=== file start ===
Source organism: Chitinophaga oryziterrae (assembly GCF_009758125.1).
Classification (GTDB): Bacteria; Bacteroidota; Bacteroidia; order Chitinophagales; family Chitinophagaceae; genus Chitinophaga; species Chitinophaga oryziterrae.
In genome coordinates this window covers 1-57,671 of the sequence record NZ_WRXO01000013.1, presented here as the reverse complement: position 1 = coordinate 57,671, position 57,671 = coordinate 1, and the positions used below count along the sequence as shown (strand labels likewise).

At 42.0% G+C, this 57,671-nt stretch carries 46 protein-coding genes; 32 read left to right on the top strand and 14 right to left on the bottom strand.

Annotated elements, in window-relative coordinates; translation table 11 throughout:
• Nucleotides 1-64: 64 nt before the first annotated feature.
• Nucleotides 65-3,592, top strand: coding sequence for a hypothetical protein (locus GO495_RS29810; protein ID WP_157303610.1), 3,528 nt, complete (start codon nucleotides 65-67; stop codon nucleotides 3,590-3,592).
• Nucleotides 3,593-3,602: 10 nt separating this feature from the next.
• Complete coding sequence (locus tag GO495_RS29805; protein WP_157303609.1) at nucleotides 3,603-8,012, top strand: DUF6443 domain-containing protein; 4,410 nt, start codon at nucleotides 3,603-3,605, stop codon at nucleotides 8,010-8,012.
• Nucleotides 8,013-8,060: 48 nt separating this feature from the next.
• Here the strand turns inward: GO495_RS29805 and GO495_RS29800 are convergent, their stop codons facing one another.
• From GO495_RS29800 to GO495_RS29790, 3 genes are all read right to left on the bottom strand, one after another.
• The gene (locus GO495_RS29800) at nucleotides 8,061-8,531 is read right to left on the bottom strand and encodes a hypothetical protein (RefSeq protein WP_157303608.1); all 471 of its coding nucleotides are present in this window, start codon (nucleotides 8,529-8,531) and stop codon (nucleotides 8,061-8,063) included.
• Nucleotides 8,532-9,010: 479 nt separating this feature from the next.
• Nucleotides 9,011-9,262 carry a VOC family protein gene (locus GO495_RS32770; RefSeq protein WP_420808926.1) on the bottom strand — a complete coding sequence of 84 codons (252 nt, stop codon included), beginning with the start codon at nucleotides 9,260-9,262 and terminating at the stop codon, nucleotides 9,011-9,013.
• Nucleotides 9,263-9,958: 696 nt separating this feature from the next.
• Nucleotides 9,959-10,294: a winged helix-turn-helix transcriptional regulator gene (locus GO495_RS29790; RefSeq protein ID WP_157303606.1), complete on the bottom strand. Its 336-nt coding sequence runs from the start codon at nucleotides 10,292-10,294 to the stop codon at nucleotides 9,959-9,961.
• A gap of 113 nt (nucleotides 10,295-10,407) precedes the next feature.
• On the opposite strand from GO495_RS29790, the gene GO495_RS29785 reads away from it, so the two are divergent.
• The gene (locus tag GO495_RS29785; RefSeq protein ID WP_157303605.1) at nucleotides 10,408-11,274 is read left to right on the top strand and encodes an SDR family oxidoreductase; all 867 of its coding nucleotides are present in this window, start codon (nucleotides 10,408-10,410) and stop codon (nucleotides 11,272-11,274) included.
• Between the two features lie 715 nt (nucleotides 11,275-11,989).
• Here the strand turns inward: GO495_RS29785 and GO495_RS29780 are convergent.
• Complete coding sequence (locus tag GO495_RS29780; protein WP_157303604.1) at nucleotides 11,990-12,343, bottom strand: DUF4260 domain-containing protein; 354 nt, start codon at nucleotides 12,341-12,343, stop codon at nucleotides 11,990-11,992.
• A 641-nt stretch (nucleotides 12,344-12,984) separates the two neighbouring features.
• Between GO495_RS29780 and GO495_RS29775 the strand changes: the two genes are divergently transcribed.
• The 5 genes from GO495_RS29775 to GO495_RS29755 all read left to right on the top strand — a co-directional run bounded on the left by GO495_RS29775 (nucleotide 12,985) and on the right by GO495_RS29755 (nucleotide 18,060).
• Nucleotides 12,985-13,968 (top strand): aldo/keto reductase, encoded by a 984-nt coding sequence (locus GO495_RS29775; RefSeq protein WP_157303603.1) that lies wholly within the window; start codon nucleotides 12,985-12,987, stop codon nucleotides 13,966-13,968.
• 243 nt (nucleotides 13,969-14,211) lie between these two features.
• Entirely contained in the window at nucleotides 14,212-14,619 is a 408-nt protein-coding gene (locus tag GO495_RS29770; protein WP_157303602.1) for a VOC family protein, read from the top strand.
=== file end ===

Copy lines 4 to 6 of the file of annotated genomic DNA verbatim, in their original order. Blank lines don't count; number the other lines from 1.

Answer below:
At 42.0% G+C, this 57,671-nt stretch carries 46 protein-coding genes; 32 read left to right on the top strand and 14 right to left on the bottom strand.

Annotated elements, in window-relative coordinates; translation table 11 throughout:
• Nucleotides 1-64: 64 nt before the first annotated feature.